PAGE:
A New and Easy Method of Cookery
|Elizabeth Cleland was a teacher of cookery in Edinburgh in the mid-18th century. She wrote a general handbook of cookery for her pupils, and sold it more widely in the book trade in Scotland and England. Eventually, it went through several editions; it was the only book we know she wrote.
Most early cookery books originated in London; for example, there is only one Scottish cookbook earlier than Elizabeth Cleland’s. Her text, therefore, is of great interest for what it says about the state of Scottish cookery at the time. Although in fact dependent on English practice and fashion, Cleland’s language and vocabulary makes her Scottish origins clear.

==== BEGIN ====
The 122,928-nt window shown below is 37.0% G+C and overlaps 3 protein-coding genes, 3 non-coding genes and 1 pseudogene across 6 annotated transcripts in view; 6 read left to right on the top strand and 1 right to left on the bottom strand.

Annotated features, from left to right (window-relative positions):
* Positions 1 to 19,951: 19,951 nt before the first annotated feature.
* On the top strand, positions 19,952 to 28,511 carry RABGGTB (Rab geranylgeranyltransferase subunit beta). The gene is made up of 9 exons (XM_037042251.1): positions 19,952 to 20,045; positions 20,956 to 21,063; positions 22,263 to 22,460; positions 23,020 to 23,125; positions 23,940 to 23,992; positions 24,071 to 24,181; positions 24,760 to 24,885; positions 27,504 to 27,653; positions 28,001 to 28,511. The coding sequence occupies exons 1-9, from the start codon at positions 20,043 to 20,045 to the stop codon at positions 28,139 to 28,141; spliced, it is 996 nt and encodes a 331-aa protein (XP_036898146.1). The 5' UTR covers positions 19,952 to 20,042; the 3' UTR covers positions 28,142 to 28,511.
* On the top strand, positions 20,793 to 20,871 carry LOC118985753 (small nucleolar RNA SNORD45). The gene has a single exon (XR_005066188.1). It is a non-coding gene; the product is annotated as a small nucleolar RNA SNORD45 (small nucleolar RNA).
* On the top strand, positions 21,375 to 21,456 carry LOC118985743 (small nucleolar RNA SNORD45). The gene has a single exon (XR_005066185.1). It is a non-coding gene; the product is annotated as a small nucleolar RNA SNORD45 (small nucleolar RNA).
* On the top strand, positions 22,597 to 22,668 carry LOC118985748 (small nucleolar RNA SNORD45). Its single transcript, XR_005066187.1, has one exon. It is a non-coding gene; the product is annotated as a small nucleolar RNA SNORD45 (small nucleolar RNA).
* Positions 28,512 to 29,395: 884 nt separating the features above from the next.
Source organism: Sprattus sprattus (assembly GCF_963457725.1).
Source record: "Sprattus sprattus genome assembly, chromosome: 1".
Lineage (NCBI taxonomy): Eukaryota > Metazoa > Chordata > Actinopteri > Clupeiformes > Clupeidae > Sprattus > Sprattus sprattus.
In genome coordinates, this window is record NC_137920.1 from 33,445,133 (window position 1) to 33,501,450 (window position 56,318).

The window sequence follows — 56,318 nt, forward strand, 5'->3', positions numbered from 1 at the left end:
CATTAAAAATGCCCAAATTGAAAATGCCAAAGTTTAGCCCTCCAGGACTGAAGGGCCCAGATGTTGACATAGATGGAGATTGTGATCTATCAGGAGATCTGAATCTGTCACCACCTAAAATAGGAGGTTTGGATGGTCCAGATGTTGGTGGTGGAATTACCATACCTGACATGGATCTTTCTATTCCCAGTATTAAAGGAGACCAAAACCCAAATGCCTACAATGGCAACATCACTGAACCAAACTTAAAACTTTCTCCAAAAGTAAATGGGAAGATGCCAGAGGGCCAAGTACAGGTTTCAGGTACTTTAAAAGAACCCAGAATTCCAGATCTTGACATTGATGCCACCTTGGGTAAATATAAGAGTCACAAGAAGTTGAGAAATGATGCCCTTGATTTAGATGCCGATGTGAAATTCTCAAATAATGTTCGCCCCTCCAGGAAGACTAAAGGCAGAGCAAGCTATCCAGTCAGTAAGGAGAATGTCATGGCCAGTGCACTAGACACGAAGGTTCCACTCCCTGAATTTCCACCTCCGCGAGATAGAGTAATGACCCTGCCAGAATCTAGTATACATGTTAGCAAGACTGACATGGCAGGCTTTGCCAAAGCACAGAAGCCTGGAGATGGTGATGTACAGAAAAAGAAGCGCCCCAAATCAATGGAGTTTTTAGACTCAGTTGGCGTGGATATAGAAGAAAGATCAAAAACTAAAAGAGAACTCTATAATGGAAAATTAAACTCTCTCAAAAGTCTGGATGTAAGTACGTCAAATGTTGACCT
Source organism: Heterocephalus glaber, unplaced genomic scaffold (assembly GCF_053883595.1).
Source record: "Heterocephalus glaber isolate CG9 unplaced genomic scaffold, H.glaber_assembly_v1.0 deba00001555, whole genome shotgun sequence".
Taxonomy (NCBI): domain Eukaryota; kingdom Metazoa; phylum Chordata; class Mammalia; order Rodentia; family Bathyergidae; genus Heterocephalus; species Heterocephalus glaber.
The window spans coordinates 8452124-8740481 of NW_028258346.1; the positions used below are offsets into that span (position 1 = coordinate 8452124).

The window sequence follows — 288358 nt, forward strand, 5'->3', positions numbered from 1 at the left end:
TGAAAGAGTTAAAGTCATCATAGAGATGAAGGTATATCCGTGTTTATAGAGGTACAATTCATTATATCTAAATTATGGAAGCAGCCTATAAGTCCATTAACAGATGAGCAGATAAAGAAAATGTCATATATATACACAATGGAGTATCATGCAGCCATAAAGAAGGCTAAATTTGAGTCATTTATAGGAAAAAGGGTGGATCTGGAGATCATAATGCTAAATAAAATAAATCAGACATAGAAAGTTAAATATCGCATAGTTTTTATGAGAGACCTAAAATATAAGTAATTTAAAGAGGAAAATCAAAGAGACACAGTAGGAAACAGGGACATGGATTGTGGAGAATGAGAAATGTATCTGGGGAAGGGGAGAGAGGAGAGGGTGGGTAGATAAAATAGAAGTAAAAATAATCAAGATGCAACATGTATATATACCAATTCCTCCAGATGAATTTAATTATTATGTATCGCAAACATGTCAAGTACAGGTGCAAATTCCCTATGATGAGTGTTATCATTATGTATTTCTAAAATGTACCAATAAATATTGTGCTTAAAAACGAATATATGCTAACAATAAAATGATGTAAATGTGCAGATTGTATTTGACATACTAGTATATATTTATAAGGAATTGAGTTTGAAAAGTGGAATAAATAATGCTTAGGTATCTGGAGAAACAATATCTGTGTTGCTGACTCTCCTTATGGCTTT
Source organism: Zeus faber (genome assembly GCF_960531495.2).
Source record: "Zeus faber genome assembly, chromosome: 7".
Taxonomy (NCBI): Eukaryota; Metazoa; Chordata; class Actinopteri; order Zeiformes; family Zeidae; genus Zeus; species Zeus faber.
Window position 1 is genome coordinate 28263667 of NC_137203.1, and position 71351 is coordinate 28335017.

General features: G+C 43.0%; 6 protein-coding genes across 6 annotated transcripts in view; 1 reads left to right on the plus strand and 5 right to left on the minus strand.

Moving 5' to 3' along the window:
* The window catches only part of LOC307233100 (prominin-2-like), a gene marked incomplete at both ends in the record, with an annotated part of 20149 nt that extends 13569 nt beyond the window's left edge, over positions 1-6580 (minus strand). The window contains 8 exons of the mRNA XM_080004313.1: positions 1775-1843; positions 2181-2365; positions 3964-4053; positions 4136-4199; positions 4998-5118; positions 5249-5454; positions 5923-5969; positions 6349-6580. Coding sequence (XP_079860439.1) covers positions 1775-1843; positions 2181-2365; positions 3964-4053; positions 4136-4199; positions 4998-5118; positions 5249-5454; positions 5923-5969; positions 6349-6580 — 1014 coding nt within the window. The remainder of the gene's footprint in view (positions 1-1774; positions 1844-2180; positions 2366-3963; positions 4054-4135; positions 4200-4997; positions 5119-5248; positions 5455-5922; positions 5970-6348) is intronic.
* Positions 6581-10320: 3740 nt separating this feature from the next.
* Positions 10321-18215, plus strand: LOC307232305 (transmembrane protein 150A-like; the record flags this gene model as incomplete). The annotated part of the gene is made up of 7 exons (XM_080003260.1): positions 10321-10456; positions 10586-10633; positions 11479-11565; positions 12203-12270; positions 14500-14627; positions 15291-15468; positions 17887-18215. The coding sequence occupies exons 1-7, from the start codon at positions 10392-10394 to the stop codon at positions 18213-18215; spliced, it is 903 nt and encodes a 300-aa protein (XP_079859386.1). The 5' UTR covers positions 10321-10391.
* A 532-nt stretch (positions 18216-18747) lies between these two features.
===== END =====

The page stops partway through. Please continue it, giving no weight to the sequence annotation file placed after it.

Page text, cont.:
Cleland’s text covers all the main categories of recipe, including those needed in the kitchen, the brewhouse, and the pickling and preserving still-room. There are many pie and pasty recipes as well as a few notes of medicines and cures. The print is clear and handsome.
This edition is published jointly with the Paxton House Trust, a country house designed by Robert Adam near Berwick-upon-Tweed, now open to the public. The copy which has been used for the facsimile has definite links to the house. These are explained, as is something of the domestic organisation necessary for production of this style of food, in an introduction by Peter Brears, one of Britain’s foremost experts on historical kitchen equipment and famed for his reconstructions of early English cookery (for instance at the kitchens of Hampton Court).
A pdf of the Title Page and Introductory Matter to the facsimile
A pdf of the Title Page and List of Contents of the original book